K E I R R A D N E D G E i n P O R T L O U I S
—– World football delegates here at FIFA’s annual congress on the Indian Ocean island of Mauritius will have only one ‘real’ issue on which to vote: who takes the women’s seats on the executive committee.
A major revision of statutes to incorporate two years’ reform work has been approved by the executive committee and will be voted through without dissent. This includes giving congress the power to choose a World Cup host and handing the British vice-presidency over to UEFA.
The only two contentious items would have been age limits and term limits for the president and members of the exco.
The vague manner in which both items had been presented reflected major divisions within the confederations. It also meant that neither had any prospect of securing a three-quarters majority. Hence a decision will be deferred until next year.
That has upset the Europeans for some reason but they are in the minority. If a statutes vote had fallen the issue could not have returned to the congress agenda for another four years.
Thus the drama tomorrow at the SVI Convention Centre comes down only to Item 15: Election of female member to the executive committee.
The manner with which this is being dealt illustrates the clumsy way in which FIFA is adjusting to a realisation that women have far more to offer within the game and its organisation beyond ‘only’ playing.
In 2011, in the midst of that scandal-hit congress, FIFA president Sepp Blatter suddenly produced a proposal to bring a woman into the exco, as if to demonstrate that he were serious about reform.
The proposal appeared as if spur-of-the-moment window-dressing but was duly followed through with the selection last year of Burundi’s IOC member Lydia Nsekera as a co-opted member of the exco.
This year FIFA has had time to organise an election for which there were four candidates originally: Nsekera, Australia’s Moya Dodd, Turks and Caicos’ Sonia Bien-Aime plus New Zealand’s Helen Kearns.
In March the exco decided that, apart from the one elected woman, two others would be co-opted into the exco. In fact, Kearns withdrew on the eve of congress, leaving just the three for three places but with the order and status still to be decided.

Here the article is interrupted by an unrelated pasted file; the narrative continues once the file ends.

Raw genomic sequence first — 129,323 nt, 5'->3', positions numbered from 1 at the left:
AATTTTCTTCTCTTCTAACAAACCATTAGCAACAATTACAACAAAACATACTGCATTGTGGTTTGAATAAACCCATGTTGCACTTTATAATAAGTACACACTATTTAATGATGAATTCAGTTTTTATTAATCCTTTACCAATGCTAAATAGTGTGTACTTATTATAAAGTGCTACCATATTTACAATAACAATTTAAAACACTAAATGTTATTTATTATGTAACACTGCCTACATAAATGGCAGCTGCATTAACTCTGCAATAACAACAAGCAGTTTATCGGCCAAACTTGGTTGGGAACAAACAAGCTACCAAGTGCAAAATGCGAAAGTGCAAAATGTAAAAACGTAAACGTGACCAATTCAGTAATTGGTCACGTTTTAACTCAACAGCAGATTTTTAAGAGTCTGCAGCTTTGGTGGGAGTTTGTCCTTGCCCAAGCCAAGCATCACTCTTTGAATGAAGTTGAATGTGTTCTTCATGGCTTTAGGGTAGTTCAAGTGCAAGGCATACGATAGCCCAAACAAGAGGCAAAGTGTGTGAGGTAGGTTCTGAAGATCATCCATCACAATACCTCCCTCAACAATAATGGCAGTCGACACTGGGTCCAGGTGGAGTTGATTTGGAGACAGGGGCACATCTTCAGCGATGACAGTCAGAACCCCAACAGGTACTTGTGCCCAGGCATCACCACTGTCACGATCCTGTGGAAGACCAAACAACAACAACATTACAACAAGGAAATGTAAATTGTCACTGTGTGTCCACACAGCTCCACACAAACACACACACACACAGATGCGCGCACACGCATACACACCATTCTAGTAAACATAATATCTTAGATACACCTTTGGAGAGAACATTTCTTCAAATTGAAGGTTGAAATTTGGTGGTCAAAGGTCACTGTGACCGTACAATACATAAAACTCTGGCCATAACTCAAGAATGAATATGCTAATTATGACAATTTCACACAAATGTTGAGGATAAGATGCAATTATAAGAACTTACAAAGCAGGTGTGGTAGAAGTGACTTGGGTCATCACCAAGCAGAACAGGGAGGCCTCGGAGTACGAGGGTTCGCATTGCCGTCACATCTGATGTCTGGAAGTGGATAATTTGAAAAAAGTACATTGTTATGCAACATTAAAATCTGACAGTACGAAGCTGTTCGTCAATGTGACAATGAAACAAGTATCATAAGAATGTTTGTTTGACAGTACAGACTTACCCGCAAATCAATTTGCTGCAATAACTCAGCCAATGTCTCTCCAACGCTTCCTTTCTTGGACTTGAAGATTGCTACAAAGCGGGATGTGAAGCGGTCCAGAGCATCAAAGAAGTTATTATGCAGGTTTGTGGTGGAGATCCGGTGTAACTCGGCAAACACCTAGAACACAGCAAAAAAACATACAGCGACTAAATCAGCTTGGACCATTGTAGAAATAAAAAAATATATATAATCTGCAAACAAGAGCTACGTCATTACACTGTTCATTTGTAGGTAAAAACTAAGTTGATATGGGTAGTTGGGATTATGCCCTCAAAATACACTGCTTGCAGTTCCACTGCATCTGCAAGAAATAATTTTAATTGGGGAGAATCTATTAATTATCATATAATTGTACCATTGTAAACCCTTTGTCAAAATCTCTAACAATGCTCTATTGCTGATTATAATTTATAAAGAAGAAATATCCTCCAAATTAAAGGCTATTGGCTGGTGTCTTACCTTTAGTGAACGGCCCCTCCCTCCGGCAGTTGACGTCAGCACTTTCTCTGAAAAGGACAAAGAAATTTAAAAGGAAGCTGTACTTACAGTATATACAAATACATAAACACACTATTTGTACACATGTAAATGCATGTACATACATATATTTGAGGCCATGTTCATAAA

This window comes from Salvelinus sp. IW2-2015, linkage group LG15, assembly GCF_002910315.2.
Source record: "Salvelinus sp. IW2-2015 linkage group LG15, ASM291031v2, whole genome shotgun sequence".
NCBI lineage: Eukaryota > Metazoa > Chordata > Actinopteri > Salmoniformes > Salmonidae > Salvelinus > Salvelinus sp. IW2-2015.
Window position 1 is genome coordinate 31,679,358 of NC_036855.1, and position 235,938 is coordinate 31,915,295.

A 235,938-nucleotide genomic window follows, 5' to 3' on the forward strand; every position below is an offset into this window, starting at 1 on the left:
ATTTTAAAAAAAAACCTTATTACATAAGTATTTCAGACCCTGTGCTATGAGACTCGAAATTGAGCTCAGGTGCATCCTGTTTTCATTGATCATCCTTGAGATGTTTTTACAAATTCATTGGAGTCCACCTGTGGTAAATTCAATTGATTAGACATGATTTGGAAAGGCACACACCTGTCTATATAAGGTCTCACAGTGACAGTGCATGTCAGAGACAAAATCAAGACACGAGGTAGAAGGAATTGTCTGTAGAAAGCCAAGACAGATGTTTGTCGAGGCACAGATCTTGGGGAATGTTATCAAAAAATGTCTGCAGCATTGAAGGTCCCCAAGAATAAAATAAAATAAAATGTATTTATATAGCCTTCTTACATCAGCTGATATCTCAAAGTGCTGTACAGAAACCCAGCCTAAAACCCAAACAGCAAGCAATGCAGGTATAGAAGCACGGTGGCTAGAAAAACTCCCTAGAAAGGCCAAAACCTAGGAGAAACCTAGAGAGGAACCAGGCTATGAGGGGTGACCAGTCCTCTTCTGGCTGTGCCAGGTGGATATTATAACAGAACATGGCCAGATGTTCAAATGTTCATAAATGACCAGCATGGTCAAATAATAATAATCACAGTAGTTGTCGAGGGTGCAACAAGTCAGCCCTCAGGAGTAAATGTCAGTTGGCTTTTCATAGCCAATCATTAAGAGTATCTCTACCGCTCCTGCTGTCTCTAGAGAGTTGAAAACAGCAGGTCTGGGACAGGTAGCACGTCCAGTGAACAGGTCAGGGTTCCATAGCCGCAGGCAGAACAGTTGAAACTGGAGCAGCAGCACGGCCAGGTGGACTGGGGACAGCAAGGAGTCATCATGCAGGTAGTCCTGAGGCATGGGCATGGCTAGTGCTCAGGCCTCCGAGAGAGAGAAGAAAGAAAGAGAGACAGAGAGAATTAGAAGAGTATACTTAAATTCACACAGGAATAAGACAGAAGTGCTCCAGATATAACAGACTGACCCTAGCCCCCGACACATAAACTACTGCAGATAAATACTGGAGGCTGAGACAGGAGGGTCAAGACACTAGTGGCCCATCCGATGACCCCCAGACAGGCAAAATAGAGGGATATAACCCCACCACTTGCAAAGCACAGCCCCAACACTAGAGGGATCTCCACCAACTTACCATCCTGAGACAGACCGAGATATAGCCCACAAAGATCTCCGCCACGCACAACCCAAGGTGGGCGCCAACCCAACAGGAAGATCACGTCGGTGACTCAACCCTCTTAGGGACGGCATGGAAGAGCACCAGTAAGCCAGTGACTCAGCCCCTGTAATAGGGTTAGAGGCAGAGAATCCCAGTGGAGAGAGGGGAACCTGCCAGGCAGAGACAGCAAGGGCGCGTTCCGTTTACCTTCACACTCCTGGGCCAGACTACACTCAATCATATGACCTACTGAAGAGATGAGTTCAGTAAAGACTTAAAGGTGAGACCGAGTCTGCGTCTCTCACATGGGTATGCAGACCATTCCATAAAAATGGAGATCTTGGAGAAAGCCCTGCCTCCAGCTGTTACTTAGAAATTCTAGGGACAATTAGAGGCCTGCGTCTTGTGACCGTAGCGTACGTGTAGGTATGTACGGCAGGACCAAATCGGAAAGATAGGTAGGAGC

Only one ballot will take place. The winner will become a full member of the exco for a four-year term. Those finishing second and third, in that same vote, will be co-opted to the exco. However, they can serve for only one year (the equivalent of an almost pointless two meetings).
No-one appears clear on what happens next year.
In addition to this confusion FIFA appears uncertain as to whether the woman’s slot on the exco is a product of the reform process or just Blatter’s bright idea to draw some of the scandal sting.
Hence a three-page listing for the media of all the achievements of the reform process does not include any mention of the accession of a woman to the exco for the first time in FIFA’s 109 years.
Blatter then produced his usual gaffe at Wednesday’s Asian conference in commenting on the election. First he told his audience that “lady” was a more appropriate term than “female member” then he referred to Dodd as a candidate who was “good, and good-looking.”
This is far from the first time that Blatter – with what may be considered generously as a Swiss septuagenarian attempt at gallantry – has fallen over his words where women’s football is concerned.
Hopefully his script will have been adjusted in time for the vote.